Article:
Summit Briefing: Week of 11/9/20
Your Summit Weekly Briefing: An Election Special
It’s the week after the election, so your newsletter today will be formatted a little differently.
1. Biden to be next President of the United States
On Saturday, November 7th, former Vice President Joseph R. Biden was declared the winner of the 2020 Presidential Election. The election was filled with twists and turns, as seen in an electoral map screenshot, taken November 3rd, 2020, at 10:31 p.m. on Election Night (when yours truly went to bed)…
… versus November 9th, 2020, at 8:39 p.m. (when yours truly is writing this briefing)
(both via the Associated Press). As you can see, Wisconsin, Michigan and Pennsylvania flipped in the six days since Election Night, and Georgia is projected to go to Biden as well. Because of this, Trump has claimed “…a major fraud on [sic] our nation”, filed lawsuits in Pennsylvania, Michigan and Georgia with the intent to challenge continued vote count validity and may request a recount in Wisconsin.
So why the gradual change from red to blue? Primarily, mail in ballots. According to an October study by Pew Research, 51% of Biden-leaning voters reported intent to vote by mail, compared to only 25% of Trump-leaning supporters:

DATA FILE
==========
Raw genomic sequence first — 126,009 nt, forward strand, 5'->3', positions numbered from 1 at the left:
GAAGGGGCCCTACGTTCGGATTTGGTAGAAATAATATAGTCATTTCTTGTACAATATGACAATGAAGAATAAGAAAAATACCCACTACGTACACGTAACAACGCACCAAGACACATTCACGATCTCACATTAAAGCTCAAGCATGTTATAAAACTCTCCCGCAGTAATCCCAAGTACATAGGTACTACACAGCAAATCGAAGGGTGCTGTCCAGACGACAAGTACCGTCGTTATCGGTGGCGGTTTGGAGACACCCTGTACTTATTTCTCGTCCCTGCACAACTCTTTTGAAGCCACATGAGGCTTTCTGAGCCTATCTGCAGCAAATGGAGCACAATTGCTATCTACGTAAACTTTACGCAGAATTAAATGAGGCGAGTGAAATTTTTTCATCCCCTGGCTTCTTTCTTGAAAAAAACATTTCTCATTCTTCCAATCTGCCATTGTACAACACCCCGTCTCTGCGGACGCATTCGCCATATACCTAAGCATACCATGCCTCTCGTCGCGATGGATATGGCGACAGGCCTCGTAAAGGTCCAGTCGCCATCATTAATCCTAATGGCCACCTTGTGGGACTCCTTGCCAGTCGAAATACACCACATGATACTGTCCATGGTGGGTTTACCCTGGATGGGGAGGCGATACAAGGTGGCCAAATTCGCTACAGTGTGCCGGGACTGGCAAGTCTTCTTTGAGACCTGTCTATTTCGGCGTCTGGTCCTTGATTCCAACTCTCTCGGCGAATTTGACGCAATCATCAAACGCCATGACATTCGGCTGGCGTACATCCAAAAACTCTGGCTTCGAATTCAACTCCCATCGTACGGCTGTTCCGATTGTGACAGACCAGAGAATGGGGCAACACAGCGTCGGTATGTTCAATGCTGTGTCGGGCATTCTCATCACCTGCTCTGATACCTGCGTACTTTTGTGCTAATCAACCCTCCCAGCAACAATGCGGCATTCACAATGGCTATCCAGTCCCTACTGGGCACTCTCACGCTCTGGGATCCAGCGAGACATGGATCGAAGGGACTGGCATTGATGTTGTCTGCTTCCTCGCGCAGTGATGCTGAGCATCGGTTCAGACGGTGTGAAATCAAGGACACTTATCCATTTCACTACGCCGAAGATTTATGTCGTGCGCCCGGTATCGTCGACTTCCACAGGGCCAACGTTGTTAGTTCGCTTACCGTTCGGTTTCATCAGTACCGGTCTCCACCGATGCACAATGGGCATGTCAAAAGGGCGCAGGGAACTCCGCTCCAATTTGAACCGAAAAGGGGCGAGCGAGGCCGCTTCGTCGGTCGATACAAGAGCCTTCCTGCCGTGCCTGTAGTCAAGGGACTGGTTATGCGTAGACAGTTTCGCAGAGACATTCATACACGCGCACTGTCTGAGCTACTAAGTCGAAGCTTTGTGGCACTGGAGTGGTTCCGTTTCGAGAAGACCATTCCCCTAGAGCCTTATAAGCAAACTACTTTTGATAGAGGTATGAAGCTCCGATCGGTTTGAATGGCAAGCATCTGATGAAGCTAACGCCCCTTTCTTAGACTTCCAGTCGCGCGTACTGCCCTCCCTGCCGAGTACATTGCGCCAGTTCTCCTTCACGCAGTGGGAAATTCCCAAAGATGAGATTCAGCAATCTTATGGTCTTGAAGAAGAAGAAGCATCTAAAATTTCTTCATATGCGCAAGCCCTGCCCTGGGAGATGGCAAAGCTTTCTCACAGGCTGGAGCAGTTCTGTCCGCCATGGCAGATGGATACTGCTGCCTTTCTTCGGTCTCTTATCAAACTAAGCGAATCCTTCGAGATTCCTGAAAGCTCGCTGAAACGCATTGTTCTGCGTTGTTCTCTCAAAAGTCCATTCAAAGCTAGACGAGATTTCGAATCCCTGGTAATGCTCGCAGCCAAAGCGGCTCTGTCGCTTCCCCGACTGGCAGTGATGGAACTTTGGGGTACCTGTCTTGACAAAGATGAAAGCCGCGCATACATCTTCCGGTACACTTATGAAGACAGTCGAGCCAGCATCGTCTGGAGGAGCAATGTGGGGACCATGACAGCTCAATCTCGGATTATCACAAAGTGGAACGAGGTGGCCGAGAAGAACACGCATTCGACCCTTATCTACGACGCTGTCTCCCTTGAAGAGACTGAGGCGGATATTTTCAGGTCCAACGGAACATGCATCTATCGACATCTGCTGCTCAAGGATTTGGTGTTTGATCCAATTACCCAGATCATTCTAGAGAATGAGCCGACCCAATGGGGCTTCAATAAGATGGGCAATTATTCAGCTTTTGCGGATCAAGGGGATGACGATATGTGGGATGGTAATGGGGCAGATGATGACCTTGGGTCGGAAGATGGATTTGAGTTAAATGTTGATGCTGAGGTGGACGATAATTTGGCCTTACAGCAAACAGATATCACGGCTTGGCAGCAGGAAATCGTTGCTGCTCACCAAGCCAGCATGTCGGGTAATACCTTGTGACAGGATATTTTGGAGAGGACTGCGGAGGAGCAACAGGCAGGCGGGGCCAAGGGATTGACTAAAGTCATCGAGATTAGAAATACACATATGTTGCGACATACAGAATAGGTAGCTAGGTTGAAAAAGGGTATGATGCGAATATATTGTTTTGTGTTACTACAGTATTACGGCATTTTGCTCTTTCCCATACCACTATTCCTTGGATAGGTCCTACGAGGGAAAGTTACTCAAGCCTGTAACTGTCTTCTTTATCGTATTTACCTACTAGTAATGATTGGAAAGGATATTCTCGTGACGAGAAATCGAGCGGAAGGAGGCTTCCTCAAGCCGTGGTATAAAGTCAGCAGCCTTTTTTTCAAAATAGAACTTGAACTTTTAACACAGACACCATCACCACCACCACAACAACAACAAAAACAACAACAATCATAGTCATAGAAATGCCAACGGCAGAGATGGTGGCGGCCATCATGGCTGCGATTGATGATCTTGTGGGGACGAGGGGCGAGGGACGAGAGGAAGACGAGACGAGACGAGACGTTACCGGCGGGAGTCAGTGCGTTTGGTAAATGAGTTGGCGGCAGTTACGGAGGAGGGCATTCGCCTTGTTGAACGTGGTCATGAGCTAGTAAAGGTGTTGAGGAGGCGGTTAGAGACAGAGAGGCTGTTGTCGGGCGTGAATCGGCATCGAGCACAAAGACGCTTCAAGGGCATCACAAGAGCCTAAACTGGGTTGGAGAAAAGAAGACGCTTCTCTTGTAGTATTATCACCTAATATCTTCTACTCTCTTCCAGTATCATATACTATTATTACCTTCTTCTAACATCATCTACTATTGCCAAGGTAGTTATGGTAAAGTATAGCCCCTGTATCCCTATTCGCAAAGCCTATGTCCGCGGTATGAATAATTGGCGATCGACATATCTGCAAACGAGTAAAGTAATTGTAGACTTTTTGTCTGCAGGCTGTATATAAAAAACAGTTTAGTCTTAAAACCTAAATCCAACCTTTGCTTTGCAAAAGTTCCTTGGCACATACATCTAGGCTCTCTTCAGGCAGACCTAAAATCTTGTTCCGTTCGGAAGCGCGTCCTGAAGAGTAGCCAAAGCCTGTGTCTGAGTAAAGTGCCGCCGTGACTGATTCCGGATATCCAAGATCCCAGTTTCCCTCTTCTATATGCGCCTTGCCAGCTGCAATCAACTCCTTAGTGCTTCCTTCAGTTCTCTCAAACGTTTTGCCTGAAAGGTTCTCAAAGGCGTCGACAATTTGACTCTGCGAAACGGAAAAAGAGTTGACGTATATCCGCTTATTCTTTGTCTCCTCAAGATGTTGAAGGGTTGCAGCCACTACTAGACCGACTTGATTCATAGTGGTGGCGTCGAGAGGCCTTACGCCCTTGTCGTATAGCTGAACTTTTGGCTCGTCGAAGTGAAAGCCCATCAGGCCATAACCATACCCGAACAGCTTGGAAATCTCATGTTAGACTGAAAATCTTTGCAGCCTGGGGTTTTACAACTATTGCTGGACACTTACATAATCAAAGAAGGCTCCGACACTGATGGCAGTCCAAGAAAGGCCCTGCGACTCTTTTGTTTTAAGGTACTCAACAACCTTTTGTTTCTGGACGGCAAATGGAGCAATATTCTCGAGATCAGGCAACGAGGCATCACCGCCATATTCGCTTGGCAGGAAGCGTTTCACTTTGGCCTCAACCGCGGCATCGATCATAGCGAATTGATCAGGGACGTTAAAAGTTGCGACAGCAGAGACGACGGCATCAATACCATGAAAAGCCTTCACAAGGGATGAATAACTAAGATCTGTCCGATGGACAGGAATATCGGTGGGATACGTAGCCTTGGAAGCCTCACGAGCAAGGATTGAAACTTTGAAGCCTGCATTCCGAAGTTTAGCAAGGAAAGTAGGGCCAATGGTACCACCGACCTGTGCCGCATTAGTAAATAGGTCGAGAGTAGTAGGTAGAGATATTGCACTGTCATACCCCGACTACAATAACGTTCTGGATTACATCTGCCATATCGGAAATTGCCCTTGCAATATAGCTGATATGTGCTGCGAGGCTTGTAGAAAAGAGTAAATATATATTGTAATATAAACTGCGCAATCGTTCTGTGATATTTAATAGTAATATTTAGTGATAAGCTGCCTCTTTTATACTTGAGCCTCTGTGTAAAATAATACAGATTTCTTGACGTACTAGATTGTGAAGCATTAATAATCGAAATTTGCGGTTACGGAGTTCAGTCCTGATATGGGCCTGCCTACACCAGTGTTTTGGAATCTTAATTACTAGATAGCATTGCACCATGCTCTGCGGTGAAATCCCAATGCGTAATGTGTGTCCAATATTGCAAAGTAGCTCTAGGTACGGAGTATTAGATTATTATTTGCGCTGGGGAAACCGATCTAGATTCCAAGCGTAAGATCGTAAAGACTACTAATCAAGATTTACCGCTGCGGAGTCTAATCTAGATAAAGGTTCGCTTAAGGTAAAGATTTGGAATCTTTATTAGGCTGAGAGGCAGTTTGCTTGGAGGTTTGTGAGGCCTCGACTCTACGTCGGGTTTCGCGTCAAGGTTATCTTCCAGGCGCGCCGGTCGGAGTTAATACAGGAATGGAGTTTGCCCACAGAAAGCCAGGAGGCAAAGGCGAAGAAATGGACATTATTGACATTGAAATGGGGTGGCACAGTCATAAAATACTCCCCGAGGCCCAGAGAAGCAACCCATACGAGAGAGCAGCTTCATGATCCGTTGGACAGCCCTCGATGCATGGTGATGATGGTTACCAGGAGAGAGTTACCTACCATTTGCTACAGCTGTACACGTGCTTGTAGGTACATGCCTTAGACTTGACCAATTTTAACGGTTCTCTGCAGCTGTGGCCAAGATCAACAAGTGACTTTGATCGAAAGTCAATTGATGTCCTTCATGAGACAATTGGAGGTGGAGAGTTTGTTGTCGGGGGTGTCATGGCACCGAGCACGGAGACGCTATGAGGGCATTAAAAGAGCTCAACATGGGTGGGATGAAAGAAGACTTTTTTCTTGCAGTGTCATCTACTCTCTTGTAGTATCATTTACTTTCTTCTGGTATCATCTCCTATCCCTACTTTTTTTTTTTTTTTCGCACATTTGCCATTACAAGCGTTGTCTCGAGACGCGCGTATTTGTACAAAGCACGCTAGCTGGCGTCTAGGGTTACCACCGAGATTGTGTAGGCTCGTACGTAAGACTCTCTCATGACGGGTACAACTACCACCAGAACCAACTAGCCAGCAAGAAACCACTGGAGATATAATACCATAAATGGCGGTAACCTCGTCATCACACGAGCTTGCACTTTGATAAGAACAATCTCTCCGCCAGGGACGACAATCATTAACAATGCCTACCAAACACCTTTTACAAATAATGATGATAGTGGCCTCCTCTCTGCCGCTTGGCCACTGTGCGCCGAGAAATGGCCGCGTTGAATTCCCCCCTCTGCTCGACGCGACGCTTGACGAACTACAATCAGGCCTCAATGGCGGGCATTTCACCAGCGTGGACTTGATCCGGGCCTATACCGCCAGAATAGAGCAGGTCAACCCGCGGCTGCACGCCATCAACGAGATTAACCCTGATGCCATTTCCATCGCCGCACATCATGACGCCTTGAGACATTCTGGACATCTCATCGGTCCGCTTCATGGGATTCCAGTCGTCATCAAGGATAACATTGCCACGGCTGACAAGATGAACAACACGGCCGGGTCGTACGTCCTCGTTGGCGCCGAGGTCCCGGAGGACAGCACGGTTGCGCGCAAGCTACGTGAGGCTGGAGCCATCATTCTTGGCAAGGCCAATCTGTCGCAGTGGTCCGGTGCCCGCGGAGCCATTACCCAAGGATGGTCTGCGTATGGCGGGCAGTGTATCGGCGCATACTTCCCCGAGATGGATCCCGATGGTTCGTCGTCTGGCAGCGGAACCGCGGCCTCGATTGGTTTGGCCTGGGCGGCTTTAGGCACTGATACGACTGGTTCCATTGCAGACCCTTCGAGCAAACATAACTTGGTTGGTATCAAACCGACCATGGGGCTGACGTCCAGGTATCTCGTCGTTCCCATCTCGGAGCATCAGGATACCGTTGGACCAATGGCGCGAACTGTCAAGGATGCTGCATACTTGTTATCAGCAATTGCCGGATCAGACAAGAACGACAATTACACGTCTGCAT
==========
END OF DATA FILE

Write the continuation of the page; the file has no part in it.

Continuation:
Though all states count only mail-in ballots that were postmarked by Election Day, some states and jurisdictions, such as all of Pennsylvania and parts of Michigan, did not start counting mail-in ballots until November 3rd. But, as the Pittsburgh-Post Gazette notes, this does not necessarily mean they are required to start counting those ballots at exactly 7 a.m. Because of the order in which in-person, mail-in and provisional ballots were counted, initial results seemed to favor Trump in these states, but as more mail-in votes were processed, these results transitioned towards Biden. Other states, such as Georgia and North Carolina, also experienced different delays, USA Today notes.
2. The Black women who lead to Biden’s victory
Black women organizers helped register 800,000 new voters in Georgia, which is projected to go to Biden. They include:
- Stacey Abrams, former Georgia governor candidate and founder of Fair Fight, which promotes “fair elections in Georgia and around the country” as well as “voter participation in elections” and educating voters “about elections and their voting rights.”
- LaTosha Brown, former Georgia State Board of Education candidate and co-founder of Black Voters Matter, whose goal is to “increase power in our communities.” as “Effective voting allows a community to determine its own destiny.”
- Helen Butler, executive director of Georgia Coalition for the People’s Agenda, which aims “To improve the quality of governance in Georgia. To help create a more informed and active electorate. To have responsive and accountable elected officials.”
- Nsé Ufot, CEO of the New Georgia Project, which is a “nonpartisan effort to register and civically engage Georgians.”